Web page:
This isn’t always easy, but it is essential. Perhaps the best way to describe iterative development is to compare it to something more familiar—the ADDIE model that is typically drawn as a linear progression through five phases: analyze, design, develop, implement, and evaluate. While in an ideal world the ADDIE model’s evaluate step leads directly into the next iteration of the linear progression, the realities of life in an organization with multiple pressing priorities means that this doesn’t happen as often as it should.

In the LLAMA approach, the ADDIE steps are done in more rapid succession, completing several iterations in the same timeframe. In that sense, the team doesn’t wait until the very end of the project to get feedback from the sponsor, SMEs, and potential learners. The goal is to produce several iterations of the training, each of which is a usable version. The instructional design team benefits from feedback before the course is fully built so that changes can easily be made.

During each iteration, you’ll release what’s known as the minimum viable product, or MVP. The MVP is the simplest version of the deliverable that is still viable to release into the world—often to a very small subset of pilot testers or reviewers to get their feedback. During the scoping and planning phases of the project, you’ll identify ways in which you can plan for releasable iterations and MVPs throughout the project.

Iterations are typically released every two weeks to two months, depending on the scope of the project. After each iteration is released, you receive feedback and make changes to the work. These changes are defined in terms of learner stories, or, in many cases, simply a list of things to revise. The team estimates the work effort associated with each change, confirms with the project sponsor that the adjustments are worth the work effort required to make them, and begins the planning and scheduling process for the new iteration.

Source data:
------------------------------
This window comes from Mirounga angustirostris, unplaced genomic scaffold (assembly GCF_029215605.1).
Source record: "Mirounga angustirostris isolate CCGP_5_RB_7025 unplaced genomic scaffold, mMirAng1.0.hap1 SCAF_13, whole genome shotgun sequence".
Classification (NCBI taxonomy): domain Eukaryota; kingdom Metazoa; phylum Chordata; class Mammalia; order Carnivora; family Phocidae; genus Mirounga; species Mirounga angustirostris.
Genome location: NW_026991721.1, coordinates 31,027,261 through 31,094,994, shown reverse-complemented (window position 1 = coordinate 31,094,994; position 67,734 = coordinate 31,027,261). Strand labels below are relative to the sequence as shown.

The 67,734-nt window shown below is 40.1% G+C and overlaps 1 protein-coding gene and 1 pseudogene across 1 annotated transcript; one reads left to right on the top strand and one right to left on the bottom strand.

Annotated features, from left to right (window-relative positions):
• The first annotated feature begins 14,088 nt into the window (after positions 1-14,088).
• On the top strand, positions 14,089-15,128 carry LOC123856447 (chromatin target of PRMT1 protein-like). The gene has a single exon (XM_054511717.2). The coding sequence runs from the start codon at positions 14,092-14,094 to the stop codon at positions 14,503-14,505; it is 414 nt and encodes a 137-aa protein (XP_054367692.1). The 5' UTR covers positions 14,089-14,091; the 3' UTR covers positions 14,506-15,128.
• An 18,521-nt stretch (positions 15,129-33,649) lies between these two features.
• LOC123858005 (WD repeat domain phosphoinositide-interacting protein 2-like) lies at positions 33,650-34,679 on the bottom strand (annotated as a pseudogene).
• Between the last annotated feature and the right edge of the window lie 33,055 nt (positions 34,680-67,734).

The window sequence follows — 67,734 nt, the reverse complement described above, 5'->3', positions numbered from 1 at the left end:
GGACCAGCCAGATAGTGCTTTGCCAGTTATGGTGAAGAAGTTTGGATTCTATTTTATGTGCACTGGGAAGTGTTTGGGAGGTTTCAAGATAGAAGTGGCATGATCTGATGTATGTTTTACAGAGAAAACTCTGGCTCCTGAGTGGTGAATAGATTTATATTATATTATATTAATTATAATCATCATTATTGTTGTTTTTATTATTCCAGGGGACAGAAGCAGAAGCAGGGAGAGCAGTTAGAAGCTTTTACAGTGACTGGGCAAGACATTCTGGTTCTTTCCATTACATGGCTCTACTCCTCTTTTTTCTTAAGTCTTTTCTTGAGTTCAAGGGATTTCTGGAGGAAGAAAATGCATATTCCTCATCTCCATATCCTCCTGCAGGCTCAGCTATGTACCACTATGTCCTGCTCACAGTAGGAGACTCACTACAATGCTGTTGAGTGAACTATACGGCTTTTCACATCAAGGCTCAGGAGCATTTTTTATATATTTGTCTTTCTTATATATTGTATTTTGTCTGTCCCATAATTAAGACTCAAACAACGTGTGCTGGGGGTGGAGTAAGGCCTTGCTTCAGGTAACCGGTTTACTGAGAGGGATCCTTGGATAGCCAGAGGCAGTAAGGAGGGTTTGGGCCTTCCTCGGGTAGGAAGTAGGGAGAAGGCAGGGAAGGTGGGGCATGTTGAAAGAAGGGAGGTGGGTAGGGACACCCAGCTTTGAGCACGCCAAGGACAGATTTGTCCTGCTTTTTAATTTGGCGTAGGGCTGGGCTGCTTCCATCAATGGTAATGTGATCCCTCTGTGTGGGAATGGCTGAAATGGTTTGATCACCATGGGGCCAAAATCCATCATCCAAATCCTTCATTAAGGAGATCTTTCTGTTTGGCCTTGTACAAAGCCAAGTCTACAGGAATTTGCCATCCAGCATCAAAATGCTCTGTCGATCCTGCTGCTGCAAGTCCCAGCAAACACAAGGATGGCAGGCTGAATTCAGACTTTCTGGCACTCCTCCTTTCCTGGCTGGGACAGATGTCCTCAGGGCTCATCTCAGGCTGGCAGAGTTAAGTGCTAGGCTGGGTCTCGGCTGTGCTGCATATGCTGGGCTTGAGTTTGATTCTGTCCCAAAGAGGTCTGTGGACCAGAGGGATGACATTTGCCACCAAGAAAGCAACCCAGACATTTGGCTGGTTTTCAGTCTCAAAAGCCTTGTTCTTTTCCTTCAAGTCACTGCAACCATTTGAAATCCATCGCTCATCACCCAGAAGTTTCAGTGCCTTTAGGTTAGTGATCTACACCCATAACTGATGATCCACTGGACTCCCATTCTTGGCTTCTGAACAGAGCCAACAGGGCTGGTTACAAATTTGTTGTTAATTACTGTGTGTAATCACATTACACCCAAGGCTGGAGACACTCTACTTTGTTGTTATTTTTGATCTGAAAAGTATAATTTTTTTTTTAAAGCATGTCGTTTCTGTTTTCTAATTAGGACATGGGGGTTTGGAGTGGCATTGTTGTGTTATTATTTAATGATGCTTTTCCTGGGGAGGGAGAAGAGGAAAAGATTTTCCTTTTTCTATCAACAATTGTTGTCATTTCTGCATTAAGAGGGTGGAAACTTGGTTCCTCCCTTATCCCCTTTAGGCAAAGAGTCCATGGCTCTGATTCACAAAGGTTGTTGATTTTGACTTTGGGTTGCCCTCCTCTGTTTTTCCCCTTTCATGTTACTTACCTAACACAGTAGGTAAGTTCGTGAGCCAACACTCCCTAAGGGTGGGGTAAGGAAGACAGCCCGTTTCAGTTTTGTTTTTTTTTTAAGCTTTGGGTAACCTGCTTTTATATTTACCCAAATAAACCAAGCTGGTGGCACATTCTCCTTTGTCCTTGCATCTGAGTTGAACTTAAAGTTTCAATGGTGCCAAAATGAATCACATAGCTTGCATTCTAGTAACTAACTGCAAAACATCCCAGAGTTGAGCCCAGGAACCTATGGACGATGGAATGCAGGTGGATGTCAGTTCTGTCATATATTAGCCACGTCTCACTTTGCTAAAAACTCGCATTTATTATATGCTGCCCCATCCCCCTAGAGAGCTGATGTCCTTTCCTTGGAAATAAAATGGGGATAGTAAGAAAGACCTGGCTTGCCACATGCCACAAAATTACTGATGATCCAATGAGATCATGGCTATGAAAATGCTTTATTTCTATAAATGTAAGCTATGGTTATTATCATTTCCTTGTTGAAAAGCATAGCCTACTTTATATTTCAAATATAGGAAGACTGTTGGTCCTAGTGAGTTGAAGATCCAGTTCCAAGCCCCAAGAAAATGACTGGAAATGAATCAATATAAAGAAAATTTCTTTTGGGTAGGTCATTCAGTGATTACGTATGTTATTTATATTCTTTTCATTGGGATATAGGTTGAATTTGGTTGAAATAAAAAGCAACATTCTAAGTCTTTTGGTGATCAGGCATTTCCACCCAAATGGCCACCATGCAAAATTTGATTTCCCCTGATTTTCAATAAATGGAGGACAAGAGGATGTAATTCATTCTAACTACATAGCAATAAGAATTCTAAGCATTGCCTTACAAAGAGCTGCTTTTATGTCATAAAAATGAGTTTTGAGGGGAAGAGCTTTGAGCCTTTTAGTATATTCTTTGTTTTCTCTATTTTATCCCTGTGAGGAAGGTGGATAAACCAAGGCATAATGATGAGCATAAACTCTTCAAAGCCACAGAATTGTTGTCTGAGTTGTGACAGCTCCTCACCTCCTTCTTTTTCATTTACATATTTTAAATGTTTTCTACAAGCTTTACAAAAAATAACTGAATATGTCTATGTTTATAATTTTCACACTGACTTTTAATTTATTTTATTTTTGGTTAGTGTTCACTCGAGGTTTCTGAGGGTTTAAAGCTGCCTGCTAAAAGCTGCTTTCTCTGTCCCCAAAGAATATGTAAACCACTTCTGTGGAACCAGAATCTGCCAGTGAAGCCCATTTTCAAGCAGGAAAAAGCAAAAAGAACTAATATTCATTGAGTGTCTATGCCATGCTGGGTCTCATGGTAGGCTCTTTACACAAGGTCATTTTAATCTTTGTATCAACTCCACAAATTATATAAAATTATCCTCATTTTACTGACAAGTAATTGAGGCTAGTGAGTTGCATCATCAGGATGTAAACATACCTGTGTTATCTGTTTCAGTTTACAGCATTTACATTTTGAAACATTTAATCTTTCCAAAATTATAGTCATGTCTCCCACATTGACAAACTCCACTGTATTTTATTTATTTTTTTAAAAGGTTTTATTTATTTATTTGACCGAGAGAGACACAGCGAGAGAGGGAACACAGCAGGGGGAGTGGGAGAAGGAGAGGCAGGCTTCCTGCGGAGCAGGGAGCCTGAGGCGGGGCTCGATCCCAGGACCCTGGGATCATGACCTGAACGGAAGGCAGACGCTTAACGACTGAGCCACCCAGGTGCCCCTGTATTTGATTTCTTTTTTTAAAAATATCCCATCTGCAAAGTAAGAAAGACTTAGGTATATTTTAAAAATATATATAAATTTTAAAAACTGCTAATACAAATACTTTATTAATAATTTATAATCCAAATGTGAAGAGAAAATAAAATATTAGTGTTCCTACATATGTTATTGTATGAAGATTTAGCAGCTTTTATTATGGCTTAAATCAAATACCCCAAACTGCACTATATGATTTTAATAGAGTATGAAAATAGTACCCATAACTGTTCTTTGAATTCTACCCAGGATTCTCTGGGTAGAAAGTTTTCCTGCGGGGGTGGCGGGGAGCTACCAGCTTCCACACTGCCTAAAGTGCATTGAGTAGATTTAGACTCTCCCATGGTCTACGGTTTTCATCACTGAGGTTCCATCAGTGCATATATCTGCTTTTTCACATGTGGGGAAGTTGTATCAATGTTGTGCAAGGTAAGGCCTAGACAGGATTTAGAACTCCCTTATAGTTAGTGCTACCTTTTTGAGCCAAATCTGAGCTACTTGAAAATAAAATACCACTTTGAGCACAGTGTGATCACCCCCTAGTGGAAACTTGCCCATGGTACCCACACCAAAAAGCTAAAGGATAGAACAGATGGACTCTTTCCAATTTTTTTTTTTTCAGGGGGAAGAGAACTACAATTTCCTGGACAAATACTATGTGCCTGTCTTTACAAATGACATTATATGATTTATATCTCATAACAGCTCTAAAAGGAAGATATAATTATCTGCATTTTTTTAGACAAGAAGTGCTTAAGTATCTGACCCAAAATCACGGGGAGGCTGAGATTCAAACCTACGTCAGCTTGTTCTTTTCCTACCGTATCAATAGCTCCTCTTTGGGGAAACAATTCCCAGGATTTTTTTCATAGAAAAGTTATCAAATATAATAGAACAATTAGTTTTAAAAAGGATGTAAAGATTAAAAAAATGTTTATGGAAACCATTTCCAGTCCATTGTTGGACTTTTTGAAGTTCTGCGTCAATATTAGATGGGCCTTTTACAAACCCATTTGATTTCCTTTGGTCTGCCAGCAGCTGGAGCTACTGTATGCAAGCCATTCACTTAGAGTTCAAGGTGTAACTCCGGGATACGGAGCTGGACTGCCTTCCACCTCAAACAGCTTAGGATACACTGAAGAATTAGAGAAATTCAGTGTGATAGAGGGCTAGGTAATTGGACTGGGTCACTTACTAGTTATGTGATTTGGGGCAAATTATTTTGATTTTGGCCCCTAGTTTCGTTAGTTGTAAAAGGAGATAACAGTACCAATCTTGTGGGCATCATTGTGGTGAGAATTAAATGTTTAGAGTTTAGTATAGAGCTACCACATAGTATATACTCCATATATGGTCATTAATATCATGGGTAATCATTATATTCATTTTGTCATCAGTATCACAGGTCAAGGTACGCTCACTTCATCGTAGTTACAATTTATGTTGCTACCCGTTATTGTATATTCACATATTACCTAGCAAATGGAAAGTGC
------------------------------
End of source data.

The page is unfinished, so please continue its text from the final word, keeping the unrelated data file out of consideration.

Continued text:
Early and frequent iterative releases also keep you and the project team from getting too far off track, both in terms of facts and scope, and in terms of project estimates because you’re working with smaller durations of time. Should the organizational imperative underlying the training change during the project, you already have a built-in communication mechanism with the project sponsor to learn about the change as soon as possible. A common mistake is to require sign-off or commitment from reviewers and the project sponsor at each iteration. Unfortunately this sets the team up for struggle and possible failure. Requirements are constantly changing and we have a mandate to keep up with them, rather than resist them. Sign-off is a process for shutting down changes and closing doors behind you, rather than keeping them open and keeping up with the speed of change.

For more advice on how to manage instructional systems design and development projects using Agile project management, join me for the ATD Agile Project Management Virtual Workshop on November 13, 2015.

Editor’s Note: This post is excerpted from TD at WorkAgile and Llama for ISD Project Management” (ATD Press, 2014).

About the Author

Megan Torrance is the Chief Energy Officer of TorranceLearning, an elearning design and development firm outside of Ann Arbor, MI. She has spent over two decades knee-deep in projects involving change management, instructional design, consulting and systems deployment. Megan thrives on design excellence and elegant project management. And coffee. She and the TorranceLearning team have developed the LLAMA project management approach, blending Agile with excellent instructional design techniques. TorranceLearning projects have won IELA and BrandonHall awards, and the 2014 xAPI Hyperdrive contest at DevLearn.

Publications include “A Quick Guide to LLAMA: Agile Project Management for Learning,” and “Agile and LLAMA for ISD Project Management,” a TD at Work. Megan has written for TD Magazine several times including the article, “What is xAPI” in the February 2016 issue.